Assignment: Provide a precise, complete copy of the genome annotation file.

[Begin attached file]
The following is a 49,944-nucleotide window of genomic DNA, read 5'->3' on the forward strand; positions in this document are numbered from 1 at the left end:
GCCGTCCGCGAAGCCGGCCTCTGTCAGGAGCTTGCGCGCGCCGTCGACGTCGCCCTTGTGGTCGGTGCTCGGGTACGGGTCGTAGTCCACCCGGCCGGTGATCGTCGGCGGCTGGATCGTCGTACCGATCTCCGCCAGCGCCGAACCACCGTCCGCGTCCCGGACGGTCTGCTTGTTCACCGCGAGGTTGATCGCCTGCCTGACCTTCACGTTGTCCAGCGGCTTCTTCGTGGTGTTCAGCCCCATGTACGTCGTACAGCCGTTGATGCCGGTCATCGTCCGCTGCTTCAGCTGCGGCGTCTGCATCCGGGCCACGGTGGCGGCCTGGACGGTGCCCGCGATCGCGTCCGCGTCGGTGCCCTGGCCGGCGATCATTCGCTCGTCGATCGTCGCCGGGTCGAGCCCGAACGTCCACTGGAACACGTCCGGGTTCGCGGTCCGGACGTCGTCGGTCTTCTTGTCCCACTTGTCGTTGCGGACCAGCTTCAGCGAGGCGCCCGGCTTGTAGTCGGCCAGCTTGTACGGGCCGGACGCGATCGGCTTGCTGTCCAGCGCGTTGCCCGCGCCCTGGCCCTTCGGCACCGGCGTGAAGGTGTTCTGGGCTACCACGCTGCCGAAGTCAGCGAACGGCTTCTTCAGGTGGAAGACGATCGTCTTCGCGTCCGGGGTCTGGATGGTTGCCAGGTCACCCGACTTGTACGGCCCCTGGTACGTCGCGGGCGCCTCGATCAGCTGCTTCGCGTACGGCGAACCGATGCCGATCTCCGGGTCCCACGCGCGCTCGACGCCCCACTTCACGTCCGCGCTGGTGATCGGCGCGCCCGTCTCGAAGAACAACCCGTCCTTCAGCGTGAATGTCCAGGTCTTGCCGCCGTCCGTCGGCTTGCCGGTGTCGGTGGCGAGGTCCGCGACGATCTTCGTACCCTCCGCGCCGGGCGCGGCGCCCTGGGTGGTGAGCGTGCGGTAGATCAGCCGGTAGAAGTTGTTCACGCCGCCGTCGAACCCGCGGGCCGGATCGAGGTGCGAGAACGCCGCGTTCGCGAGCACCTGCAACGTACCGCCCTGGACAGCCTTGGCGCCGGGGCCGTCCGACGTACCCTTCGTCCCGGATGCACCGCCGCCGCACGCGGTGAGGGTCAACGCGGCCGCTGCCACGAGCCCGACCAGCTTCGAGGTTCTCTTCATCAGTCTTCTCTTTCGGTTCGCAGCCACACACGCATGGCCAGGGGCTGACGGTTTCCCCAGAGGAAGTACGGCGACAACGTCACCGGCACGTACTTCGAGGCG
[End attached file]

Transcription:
The following is a 49,944-nucleotide window of genomic DNA, read 5'->3' on the forward strand; positions in this document are numbered from 1 at the left end:
GCCGTCCGCGAAGCCGGCCTCTGTCAGGAGCTTGCGCGCGCCGTCGACGTCGCCCTTGTGGTCGGTGCTCGGGTACGGGTCGTAGTCCACCCGGCCGGTGATCGTCGGCGGCTGGATCGTCGTACCGATCTCCGCCAGCGCCGAACCACCGTCCGCGTCCCGGACGGTCTGCTTGTTCACCGCGAGGTTGATCGCCTGCCTGACCTTCACGTTGTCCAGCGGCTTCTTCGTGGTGTTCAGCCCCATGTACGTCGTACAGCCGTTGATGCCGGTCATCGTCCGCTGCTTCAGCTGCGGCGTCTGCATCCGGGCCACGGTGGCGGCCTGGACGGTGCCCGCGATCGCGTCCGCGTCGGTGCCCTGGCCGGCGATCATTCGCTCGTCGATCGTCGCCGGGTCGAGCCCGAACGTCCACTGGAACACGTCCGGGTTCGCGGTCCGGACGTCGTCGGTCTTCTTGTCCCACTTGTCGTTGCGGACCAGCTTCAGCGAGGCGCCCGGCTTGTAGTCGGCCAGCTTGTACGGGCCGGACGCGATCGGCTTGCTGTCCAGCGCGTTGCCCGCGCCCTGGCCCTTCGGCACCGGCGTGAAGGTGTTCTGGGCTACCACGCTGCCGAAGTCAGCGAACGGCTTCTTCAGGTGGAAGACGATCGTCTTCGCGTCCGGGGTCTGGATGGTTGCCAGGTCACCCGACTTGTACGGCCCCTGGTACGTCGCGGGCGCCTCGATCAGCTGCTTCGCGTACGGCGAACCGATGCCGATCTCCGGGTCCCACGCGCGCTCGACGCCCCACTTCACGTCCGCGCTGGTGATCGGCGCGCCCGTCTCGAAGAACAACCCGTCCTTCAGCGTGAATGTCCAGGTCTTGCCGCCGTCCGTCGGCTTGCCGGTGTCGGTGGCGAGGTCCGCGACGATCTTCGTACCCTCCGCGCCGGGCGCGGCGCCCTGGGTGGTGAGCGTGCGGTAGATCAGCCGGTAGAAGTTGTTCACGCCGCCGTCGAACCCGCGGGCCGGATCGAGGTGCGAGAACGCCGCGTTCGCGAGCACCTGCAACGTACCGCCCTGGACAGCCTTGGCGCCGGGGCCGTCCGACGTACCCTTCGTCCCGGATGCACCGCCGCCGCACGCGGTGAGGGTCAACGCGGCCGCTGCCACGAGCCCGACCAGCTTCGAGGTTCTCTTCATCAGTCTTCTCTTTCGGTTCGCAGCCACACACGCATGGCCAGGGGCTGACGGTTTCCCCAGAGGAAGTACGGCGACAACGTCACCGGCACGTACTTCGAGGCG